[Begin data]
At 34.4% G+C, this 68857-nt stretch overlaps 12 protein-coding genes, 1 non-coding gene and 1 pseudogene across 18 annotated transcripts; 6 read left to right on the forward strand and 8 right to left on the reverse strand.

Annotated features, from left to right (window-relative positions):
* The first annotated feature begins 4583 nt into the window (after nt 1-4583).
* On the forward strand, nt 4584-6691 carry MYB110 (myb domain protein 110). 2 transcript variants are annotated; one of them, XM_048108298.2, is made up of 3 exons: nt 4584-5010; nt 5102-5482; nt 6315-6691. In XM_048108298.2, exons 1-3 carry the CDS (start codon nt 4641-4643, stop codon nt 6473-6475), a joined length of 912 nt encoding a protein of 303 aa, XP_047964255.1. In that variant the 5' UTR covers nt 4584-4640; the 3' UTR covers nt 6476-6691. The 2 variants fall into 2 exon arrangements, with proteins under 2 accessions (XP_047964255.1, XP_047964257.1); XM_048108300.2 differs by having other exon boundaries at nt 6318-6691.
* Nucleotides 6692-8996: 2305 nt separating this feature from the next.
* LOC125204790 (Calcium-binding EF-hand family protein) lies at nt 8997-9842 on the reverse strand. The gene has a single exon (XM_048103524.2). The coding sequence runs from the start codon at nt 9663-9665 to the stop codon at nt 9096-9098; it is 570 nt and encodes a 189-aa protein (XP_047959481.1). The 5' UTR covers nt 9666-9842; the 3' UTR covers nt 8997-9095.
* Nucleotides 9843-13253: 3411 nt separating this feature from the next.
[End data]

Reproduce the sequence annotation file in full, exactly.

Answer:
At 34.4% G+C, this 68857-nt stretch overlaps 12 protein-coding genes, 1 non-coding gene and 1 pseudogene across 18 annotated transcripts; 6 read left to right on the forward strand and 8 right to left on the reverse strand.

Annotated features, from left to right (window-relative positions):
* The first annotated feature begins 4583 nt into the window (after nt 1-4583).
* On the forward strand, nt 4584-6691 carry MYB110 (myb domain protein 110). 2 transcript variants are annotated; one of them, XM_048108298.2, is made up of 3 exons: nt 4584-5010; nt 5102-5482; nt 6315-6691. In XM_048108298.2, exons 1-3 carry the CDS (start codon nt 4641-4643, stop codon nt 6473-6475), a joined length of 912 nt encoding a protein of 303 aa, XP_047964255.1. In that variant the 5' UTR covers nt 4584-4640; the 3' UTR covers nt 6476-6691. The 2 variants fall into 2 exon arrangements, with proteins under 2 accessions (XP_047964255.1, XP_047964257.1); XM_048108300.2 differs by having other exon boundaries at nt 6318-6691.
* Nucleotides 6692-8996: 2305 nt separating this feature from the next.
* LOC125204790 (Calcium-binding EF-hand family protein) lies at nt 8997-9842 on the reverse strand. The gene has a single exon (XM_048103524.2). The coding sequence runs from the start codon at nt 9663-9665 to the stop codon at nt 9096-9098; it is 570 nt and encodes a 189-aa protein (XP_047959481.1). The 5' UTR covers nt 9666-9842; the 3' UTR covers nt 8997-9095.
* Nucleotides 9843-13253: 3411 nt separating this feature from the next.